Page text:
The Unfinished Mission of Title VII: Black Parity in the American Workforce, 23 J. Gender, Race & Just. 139 (2020).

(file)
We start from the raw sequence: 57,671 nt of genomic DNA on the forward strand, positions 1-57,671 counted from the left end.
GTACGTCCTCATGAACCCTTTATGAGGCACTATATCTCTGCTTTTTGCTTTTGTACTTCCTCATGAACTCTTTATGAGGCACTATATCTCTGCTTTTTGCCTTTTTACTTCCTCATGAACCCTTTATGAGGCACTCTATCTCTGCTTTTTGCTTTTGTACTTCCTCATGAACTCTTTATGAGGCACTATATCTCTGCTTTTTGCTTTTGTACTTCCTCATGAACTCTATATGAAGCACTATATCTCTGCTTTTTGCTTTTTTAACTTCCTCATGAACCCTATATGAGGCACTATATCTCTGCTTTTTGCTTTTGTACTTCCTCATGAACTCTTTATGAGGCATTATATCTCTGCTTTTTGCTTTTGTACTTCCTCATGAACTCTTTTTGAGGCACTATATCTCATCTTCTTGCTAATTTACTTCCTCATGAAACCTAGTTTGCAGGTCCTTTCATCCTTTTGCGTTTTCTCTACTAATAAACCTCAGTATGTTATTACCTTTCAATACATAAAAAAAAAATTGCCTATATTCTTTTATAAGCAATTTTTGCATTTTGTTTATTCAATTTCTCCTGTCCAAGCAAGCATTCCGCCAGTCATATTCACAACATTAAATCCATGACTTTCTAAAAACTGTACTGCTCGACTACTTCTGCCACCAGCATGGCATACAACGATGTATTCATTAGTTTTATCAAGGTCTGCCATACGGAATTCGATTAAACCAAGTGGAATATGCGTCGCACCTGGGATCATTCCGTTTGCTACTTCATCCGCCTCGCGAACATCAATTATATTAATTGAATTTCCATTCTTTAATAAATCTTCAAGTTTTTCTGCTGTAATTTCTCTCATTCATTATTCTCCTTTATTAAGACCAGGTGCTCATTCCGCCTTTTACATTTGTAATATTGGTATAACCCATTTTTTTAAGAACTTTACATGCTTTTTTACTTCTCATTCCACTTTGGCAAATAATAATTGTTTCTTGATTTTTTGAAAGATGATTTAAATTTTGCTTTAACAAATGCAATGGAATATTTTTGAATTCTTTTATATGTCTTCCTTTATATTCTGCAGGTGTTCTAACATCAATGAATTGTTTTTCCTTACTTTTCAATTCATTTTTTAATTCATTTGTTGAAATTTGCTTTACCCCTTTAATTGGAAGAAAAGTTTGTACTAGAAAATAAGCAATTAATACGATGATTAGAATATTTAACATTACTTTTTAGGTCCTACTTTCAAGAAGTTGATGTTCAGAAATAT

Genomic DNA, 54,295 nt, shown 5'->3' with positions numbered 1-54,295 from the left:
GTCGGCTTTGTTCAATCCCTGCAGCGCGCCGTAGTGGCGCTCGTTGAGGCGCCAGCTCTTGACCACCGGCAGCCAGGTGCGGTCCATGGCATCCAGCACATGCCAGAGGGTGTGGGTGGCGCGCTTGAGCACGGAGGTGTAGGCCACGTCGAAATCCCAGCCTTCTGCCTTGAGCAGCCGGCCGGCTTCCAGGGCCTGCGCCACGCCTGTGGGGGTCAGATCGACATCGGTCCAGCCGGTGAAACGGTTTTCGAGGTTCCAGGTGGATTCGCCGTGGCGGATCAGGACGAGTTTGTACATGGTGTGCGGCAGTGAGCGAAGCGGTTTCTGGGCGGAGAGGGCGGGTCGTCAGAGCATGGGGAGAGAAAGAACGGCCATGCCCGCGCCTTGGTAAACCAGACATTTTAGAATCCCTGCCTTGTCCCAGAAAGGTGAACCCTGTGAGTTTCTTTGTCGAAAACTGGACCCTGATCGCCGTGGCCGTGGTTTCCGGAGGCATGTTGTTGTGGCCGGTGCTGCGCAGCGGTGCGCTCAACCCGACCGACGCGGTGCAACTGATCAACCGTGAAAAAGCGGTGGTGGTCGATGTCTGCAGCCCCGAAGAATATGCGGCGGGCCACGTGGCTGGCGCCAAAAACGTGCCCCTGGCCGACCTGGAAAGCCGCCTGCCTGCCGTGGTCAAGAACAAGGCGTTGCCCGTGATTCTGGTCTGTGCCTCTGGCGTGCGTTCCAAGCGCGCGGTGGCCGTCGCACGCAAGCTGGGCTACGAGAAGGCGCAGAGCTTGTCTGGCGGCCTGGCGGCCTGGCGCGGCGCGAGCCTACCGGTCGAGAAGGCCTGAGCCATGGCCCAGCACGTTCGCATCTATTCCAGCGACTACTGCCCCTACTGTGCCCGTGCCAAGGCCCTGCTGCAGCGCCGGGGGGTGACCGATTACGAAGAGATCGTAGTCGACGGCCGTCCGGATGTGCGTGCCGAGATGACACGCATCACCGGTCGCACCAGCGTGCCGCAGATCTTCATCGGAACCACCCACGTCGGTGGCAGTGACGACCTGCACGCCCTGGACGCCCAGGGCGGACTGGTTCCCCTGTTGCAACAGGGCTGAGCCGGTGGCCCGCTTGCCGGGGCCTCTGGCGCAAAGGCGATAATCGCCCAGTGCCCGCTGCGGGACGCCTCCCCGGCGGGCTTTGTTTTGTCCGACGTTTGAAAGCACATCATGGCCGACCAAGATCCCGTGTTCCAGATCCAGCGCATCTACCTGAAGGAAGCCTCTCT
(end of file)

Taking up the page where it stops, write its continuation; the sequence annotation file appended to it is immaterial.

The construct of Title VII as a law primarily redressing intentional discrimination only first became established with the Supreme Court’s 1977 decision, International Brotherhood of Teamsters v. United States, 431 U.S. 324 (1977). But before that, both in its history and subsequent judicial construction, Title VII was conceived no less as economic legislation, meant to remedy black unemployment and poverty. In this objective, Title VII in its early years (1965–76) proved a robust and adaptive tool, with courts making wholesale changes to the workplace to promote employment opportunities for black workers. Employers were obliged to prove a strict “business necessity” to justify barriers to black hiring and advancement, even for the most sacred of practices, seniority. As late as 1975, the Supreme Court observed that “Title VII is not concerned with the employer’s ‘good intent or absence of discriminatory intent.’” Albemarle Paper v. Moody, 422 U.S. 405, 422–23 (1975) (quoting Griggs v. Duke Power Co., 401 U.S. 424, 432 (1971)). Yet, the economic goal of black parity was eclipsed by the advent of Teamsters, which bisected disparate “treatment” and “impact” into separate theories. The Title VII statute remains intact, though, and the goal of black parity in employment—no less urgent today than it was in 1964—stands ready to be reactivated by a new generation of scholars, lawyers, and judges.